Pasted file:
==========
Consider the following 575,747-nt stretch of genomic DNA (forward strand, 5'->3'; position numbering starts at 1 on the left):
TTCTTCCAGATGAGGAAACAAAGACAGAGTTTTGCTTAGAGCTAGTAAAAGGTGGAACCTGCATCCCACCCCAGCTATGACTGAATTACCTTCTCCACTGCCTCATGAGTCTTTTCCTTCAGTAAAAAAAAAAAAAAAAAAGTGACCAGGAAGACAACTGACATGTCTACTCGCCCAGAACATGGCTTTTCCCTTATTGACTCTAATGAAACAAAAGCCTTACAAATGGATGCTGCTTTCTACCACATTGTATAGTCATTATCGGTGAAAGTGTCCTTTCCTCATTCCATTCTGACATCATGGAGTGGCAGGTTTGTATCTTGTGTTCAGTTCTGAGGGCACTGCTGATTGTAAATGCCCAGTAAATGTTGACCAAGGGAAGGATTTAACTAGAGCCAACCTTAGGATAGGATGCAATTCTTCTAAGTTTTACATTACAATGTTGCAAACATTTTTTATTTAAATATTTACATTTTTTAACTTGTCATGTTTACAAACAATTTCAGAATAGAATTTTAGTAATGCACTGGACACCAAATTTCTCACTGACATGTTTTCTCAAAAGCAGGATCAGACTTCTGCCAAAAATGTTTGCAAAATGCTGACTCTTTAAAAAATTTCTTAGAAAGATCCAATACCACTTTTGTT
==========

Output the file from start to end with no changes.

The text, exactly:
Consider the following 575,747-nt stretch of genomic DNA (forward strand, 5'->3'; position numbering starts at 1 on the left):
TTCTTCCAGATGAGGAAACAAAGACAGAGTTTTGCTTAGAGCTAGTAAAAGGTGGAACCTGCATCCCACCCCAGCTATGACTGAATTACCTTCTCCACTGCCTCATGAGTCTTTTCCTTCAGTAAAAAAAAAAAAAAAAAAGTGACCAGGAAGACAACTGACATGTCTACTCGCCCAGAACATGGCTTTTCCCTTATTGACTCTAATGAAACAAAAGCCTTACAAATGGATGCTGCTTTCTACCACATTGTATAGTCATTATCGGTGAAAGTGTCCTTTCCTCATTCCATTCTGACATCATGGAGTGGCAGGTTTGTATCTTGTGTTCAGTTCTGAGGGCACTGCTGATTGTAAATGCCCAGTAAATGTTGACCAAGGGAAGGATTTAACTAGAGCCAACCTTAGGATAGGATGCAATTCTTCTAAGTTTTACATTACAATGTTGCAAACATTTTTTATTTAAATATTTACATTTTTTAACTTGTCATGTTTACAAACAATTTCAGAATAGAATTTTAGTAATGCACTGGACACCAAATTTCTCACTGACATGTTTTCTCAAAAGCAGGATCAGACTTCTGCCAAAAATGTTTGCAAAATGCTGACTCTTTAAAAAATTTCTTAGAAAGATCCAATACCACTTTTGTT